Duck hunters use a whole range of letters to describe decoy spreads. I can’t speak for all of them, but I doubt the grammarians of the 16th century had any clue their contributions to the alphabet would inspire the tactics of 21st-century waterfowlers. Regardless, the bird’s eye view of these select letters has been the demise of many ducks, and their effectiveness is without question. If you’re new to duck hunting or just looking for tried-and-true setups for small water, these are good places to start.
The “U” is a duck hunting classic. It’s as basic and as easy as it seems, and it works more often than it doesn’t. You, the hunter, sit below the base of the U with the wind at your back. Depending on how far the hide is from the water’s edge, you should be anywhere from 10 to 20 yards from the bottom of the U, and 30 to 45 yards from the top of the U.
Now, it’s important to understand why these spreads work, and why the U gets the nod over the lowercase “n.” In the world of puddle ducks, decoys can act as a wall. As the ducks approach from downwind, they’ll often land among the most downwind group of decoys. So, if you close the end of the U, there’s a chance the birds will never get within range. On the contrary, leaving it open draws them farther up the spread, creating easier and cleaner shots.
The length, width, and density of the U changes based on wind. On really windy days, it’s important that the birds get as close as possible for good shooting. In this scenario, the “arms” of the U should be shortened and tapered in density, the base of the U should be thick and full of decoys, and the spread should thin out towards the top of the U. The outside edge of the U might only be 30 yards across
On a calmer day, widen the U and extend the arms. As the wind drops, ducks tend to be harder to decoy and they might shy away from landing tight to the upwind dekes. In my experience, a slightly longer shot on decoying birds is still a higher percentage shot than flared birds or decoy-shy birds that are just passing by. Give them a wider landing area and room to work the spread.
The “J” acts on the same principles as the U; the decoys are a wall and you want the hook to be the ideal spot for birds to land. The situations in which you’d use this method are different though, because the J is better suited for a crosswind. Try to take the sun and wind into account when picking a blind and hunting spot. If the opportunity presents itself, hide in the shadows while still having a cross or quartering wind.
A good example of this would be a morning hunt with the ever-so-prevalent northwest winds we experience in the Midwest. If I set up with a northwest wind directly at my back I’ll be looking into the rising sun, undoubtedly giving the ducks the advantage. If I can set up for a crosswind facing northeast, I gain some shadows to hide in and I’m better able to see birds on the approach.
Depending on how wary the birds are, you’ll find two pretty regular outcomes with the J. When very interested birds hit the wall of decoys, they actually turn in towards the hook and present easy shots. When the more skeptical ducks hit that wall, they tend to land towards the very tip of the J and even beyond it, sliding out of effective gun range.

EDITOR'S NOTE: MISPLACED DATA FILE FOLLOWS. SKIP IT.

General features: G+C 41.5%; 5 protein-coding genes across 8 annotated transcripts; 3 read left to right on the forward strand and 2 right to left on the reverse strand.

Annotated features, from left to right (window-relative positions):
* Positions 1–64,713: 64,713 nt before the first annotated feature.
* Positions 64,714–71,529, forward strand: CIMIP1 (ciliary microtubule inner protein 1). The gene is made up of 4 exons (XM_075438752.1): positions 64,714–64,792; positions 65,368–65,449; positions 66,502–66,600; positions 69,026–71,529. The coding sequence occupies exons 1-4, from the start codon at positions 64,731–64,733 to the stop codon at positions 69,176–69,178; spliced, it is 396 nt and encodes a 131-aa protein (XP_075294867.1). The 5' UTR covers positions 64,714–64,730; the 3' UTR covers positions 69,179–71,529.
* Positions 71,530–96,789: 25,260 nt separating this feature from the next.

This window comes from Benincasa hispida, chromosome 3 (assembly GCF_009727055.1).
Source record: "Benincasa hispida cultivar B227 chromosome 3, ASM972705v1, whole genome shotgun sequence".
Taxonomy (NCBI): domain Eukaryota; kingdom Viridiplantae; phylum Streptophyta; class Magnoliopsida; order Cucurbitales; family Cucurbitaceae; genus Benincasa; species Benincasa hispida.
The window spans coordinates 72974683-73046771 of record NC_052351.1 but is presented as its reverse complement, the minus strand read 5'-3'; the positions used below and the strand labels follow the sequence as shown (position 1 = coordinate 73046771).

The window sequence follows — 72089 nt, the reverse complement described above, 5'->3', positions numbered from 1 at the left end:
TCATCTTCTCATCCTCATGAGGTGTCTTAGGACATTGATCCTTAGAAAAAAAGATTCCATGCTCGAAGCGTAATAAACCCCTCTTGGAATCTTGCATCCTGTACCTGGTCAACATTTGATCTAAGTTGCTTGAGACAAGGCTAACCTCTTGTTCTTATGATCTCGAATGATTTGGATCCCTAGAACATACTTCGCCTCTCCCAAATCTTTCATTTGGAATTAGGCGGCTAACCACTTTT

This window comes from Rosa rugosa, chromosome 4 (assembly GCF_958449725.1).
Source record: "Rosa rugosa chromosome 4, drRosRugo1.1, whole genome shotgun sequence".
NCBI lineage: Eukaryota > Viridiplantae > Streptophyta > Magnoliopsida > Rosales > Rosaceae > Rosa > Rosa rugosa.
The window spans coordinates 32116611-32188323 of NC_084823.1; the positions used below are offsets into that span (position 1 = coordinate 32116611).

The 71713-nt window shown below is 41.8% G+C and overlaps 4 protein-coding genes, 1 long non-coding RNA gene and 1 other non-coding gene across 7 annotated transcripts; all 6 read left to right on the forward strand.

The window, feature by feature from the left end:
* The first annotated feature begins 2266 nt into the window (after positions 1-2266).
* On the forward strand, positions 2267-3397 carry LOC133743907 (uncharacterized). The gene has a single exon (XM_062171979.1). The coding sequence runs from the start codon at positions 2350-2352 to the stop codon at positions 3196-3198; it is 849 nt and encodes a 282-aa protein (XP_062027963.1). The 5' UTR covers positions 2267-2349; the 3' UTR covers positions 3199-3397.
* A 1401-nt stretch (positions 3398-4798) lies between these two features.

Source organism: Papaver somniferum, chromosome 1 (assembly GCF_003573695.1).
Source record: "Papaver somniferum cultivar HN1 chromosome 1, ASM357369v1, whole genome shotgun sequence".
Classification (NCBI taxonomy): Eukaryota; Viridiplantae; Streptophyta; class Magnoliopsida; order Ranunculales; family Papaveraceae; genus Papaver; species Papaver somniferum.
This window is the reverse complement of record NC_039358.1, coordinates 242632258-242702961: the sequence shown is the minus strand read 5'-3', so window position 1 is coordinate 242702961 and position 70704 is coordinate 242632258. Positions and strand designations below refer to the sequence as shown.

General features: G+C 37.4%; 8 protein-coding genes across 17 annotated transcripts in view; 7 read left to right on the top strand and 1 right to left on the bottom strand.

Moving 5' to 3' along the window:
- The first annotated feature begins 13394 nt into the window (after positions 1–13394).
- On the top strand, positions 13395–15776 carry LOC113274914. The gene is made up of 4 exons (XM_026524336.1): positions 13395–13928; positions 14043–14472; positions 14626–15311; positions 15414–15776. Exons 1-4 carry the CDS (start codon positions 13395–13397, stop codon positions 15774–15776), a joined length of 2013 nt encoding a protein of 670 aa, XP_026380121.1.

When those cagey birds land wide, I start changing the orientation of my J. I lay the J on its side, so the long part of the J is running parallel with the bank and the hook is the piece of the spread that extends furthest from the cover. The furthest decoy from our hiding place might only be 20 yards. There’s a chance the birds will dislike this layout even more and quit landing wide or working the spread all together. That’s a risk I’m willing to take because a bird landing too far for good shooting wasn’t my goal to begin with. When that roll of the dice pays off, it pays big and those once-cautious ducks end up on your dinner plate.
The blob might not be the best name for it, but it’s reflective of the conditions when this spread works best: blah. The worst conditions in waterfowl hunting are swirling, switching, and non-existent winds with gray skies and light fog. The changing winds cause birds to land from all different angles, and the cloudy conditions leave no shadows to hide in.
My goal on days like these is to have a very loose spread almost without rhyme or reason, with decoys scattered from 15 to 60 yards away. Another tool you’ll want is a jerk string or some kind of splashing decoys. A lack of wind means a lack of decoy movement, and a little bit of splashing water goes a long way in providing some realism. Place the motion decoys where you want the birds to focus on; it’s important they’re close enough for shooting but far enough that they don’t call attention to your hide. My starting point would be 20 to 25 yards then adjust from there.
There’s a lot of factors with motion decoy placement and they change based on conditions, species, and habitat. That being said, a good rule of thumb is to put your motion 5 to 10 yards upwind of your ideal landing zone. Most of the time when ducks get close to the downwind spinner, they’ll flare out of the spread and start their landing approach over again.
The blob also allows you to be a bit more creative than the classic U or J. Although none of these spreads are reinventing the duck hunting wheel, they don’t need to. All three setups are deadly effective, especially on the sloughs, flooded fields, and ponds that ducks and duck hunters flock to each fall.